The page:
There are numerous signs of the unsustainability of the neocolonial world-system. Historically, transnational corporations made concessions to popular demands in the core and accepted a certain level of social programs by core states. The social programs were financially feasible as a result of core exploitation of peripheral regions, and through a strategy of government deficit spending. But as profits stagnated and the government debt became overextended, the global elite launched in the 1980s an ideological attack on the state, preventing core governments from making adjustments in a form that would have preserved social programs, which were necessary for political legitimation and social control. As a result, core states are ideologically and financially limited in their capacity to make concessions to popular demands, reversing a tendency that had been evolving since the nineteenth century and especially in the post-World War II period. Since 1980, the peoples of the nations of the North have been increasingly abandoned by their governments, giving rise to a loss of faith in the state and a delegitimation of the political process of representative democracy. The lack of structures of popular education in the North facilitate that the peoples of the North do not understand the sources of the global crisis and of their abandonment. But they correctly sense that they have been abandoned.
In the absence of a proposed political project that defends one or more sectors of the people, the political system of representative democracy has degenerated. Politics has become the technique of fund raising and political advertising, accompanied by the art of appearing to defend the people while actually defending particular interests that finance electoral campaigns. In the context of the decadence of the political system of representative democracy, and the limited understanding and anxieties of the peoples of the North, politicians emerge with neo-fascist messages, speaking against immigrants, gays and terrorists. In this panorama, the Left shows signs of life, but the European and US Left have failed to propose a comprehensive, moral, and historically informed political-economic alternative that would be able to attain the support of the people.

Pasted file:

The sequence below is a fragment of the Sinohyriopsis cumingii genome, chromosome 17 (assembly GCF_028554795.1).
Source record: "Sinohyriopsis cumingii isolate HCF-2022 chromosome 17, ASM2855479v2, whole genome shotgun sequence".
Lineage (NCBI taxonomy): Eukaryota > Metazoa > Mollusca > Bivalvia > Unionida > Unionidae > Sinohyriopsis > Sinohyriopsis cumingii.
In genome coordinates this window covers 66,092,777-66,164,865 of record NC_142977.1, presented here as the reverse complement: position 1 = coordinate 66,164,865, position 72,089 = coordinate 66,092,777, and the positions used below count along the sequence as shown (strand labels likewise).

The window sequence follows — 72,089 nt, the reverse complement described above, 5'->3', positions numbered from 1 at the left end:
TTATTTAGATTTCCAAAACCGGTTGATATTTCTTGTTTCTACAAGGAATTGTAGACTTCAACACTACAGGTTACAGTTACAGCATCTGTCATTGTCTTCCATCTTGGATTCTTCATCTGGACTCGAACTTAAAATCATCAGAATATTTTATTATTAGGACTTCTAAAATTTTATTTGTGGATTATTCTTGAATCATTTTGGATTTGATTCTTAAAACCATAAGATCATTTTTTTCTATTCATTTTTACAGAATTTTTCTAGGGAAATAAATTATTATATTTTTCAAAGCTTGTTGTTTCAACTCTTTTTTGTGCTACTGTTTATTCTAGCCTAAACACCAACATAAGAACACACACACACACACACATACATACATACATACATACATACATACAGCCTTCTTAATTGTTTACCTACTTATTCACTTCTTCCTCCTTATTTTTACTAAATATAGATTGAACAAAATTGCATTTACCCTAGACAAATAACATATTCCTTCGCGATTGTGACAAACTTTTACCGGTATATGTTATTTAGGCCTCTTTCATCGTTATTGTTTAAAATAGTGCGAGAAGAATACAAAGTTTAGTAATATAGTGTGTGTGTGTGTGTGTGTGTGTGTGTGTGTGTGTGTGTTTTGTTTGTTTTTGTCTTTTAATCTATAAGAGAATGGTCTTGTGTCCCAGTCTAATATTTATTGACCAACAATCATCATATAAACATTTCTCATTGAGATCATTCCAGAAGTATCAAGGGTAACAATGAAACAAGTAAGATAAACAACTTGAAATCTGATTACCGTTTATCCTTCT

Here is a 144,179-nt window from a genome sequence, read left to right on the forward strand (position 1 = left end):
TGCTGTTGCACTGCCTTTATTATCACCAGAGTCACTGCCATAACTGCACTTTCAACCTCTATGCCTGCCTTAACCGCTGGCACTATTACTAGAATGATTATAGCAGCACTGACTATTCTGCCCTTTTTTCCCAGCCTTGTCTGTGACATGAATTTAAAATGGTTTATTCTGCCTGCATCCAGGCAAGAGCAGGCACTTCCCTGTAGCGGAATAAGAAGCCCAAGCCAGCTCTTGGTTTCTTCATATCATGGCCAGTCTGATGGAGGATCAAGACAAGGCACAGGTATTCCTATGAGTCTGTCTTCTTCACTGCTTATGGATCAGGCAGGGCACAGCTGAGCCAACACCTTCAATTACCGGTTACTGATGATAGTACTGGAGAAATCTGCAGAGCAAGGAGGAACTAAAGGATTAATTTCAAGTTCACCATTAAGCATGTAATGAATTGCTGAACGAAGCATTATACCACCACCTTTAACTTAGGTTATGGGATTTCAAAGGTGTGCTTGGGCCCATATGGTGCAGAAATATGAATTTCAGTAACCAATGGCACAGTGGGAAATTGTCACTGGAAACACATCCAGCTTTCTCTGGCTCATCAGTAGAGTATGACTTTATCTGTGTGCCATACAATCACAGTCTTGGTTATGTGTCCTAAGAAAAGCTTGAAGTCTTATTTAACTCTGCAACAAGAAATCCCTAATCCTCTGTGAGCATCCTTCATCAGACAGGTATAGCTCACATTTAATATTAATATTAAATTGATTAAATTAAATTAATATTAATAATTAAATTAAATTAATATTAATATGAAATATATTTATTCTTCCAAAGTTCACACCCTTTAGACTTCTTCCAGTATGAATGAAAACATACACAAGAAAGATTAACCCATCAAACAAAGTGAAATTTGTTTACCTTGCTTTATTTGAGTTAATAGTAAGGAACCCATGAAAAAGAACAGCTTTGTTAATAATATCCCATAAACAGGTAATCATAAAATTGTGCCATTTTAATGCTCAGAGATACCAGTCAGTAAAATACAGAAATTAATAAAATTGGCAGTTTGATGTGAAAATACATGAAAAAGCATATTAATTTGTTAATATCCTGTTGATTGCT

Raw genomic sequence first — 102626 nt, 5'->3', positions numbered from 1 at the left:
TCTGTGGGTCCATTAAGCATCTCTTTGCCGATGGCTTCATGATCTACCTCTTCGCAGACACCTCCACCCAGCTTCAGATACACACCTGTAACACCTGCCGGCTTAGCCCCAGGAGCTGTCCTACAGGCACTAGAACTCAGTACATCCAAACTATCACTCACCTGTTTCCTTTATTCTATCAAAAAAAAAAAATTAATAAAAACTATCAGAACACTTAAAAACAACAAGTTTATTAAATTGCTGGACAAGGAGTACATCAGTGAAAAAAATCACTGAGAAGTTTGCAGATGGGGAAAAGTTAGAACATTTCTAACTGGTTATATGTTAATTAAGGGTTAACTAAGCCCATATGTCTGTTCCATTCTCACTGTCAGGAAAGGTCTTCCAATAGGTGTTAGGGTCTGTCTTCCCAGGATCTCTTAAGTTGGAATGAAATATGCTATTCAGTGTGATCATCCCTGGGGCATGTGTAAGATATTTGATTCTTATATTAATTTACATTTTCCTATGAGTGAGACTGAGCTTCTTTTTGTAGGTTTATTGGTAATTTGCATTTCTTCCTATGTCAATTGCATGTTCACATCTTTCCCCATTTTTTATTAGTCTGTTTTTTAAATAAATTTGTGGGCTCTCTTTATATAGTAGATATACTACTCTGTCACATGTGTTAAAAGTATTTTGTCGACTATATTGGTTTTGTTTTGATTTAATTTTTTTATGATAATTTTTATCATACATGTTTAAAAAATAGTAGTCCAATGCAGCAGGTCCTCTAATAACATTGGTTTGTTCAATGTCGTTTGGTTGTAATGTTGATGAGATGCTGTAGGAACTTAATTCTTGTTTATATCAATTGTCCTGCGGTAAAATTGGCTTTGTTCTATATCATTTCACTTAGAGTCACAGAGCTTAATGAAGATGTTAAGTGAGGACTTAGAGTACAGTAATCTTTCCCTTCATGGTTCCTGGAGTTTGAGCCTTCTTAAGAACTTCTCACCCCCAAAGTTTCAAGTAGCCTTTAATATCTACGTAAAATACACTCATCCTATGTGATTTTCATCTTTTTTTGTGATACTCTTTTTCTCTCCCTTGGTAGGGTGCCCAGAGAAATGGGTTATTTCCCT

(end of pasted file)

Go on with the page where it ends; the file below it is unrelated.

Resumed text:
At the same time, the increasing deterioration of economic and social conditions in peripheral and semi-peripheral zones has provoked an uncontrolled migration to the core. This structurally rooted peripheral-core migration had been expressing itself since the 1960s, but it has been exacerbated by the neo-fascist wars and military interventions unleased by the global powers in the Middle East.
In short, rather than seeking, beginning in the 1970s, a reform of the neocolonial world-system in response to the proposal by the Third World project for a New International Economic Order, the global powers have ideologically, economically and physically attacked the dignified delegates of the colonized, the oppressed and the poor. As a result, we are left today with a world-system that increasingly shows signs of profound structural crisis: terrorism, violence, social and economic insecurity, environmental degradation, ideological manipulation, political delegitimation, and spiraling financial speculation. It is a world with spectacular wealth for a few; and increasing poverty, exclusion and vulnerability for the majority. It is a world in which cynicism reigns. And it is a world from which many seek retreat; through consumerism, individualism, religious fundamentalism, or various unhealthy or healthy addictions.
The situation appears to be hopeless, but this is only a matter of appearance. The Third World vision of a New International Economic Order (of the 1970s) and a more just, democratic and sustainable world-system (today) remains a viable option for humanity, and this is understood by the peoples in movement in the Third World.
In the North, however, we continue to act as though the proposal from below has never been made, a tendency found even among organizations and intellectuals of the Left. So the key to the future of humanity is an awakening of the organizations and intellectuals of the Left in the North, based on an appreciation of the wisdom of the proposal for a more just and sustainable world-system, proposed by the colonized peoples of the planet.
We have seen that intellectuals of the North can arrive at universal understanding through cross-horizon encounter, which involves personal encounter with the charismatic leaders and social movements of Third World national and social liberation, taking seriously their insights (“Beyond Eurocentrism” 10/5/2016). Through cross-horizon encounter with the colonized, we learn fundamental facts about the structures of domination of the world-system: colonialism, neocolonialism, imperialism and neoliberalism. And we learn that colonial and neocolonial domination simultaneously creates development and underdevelopment.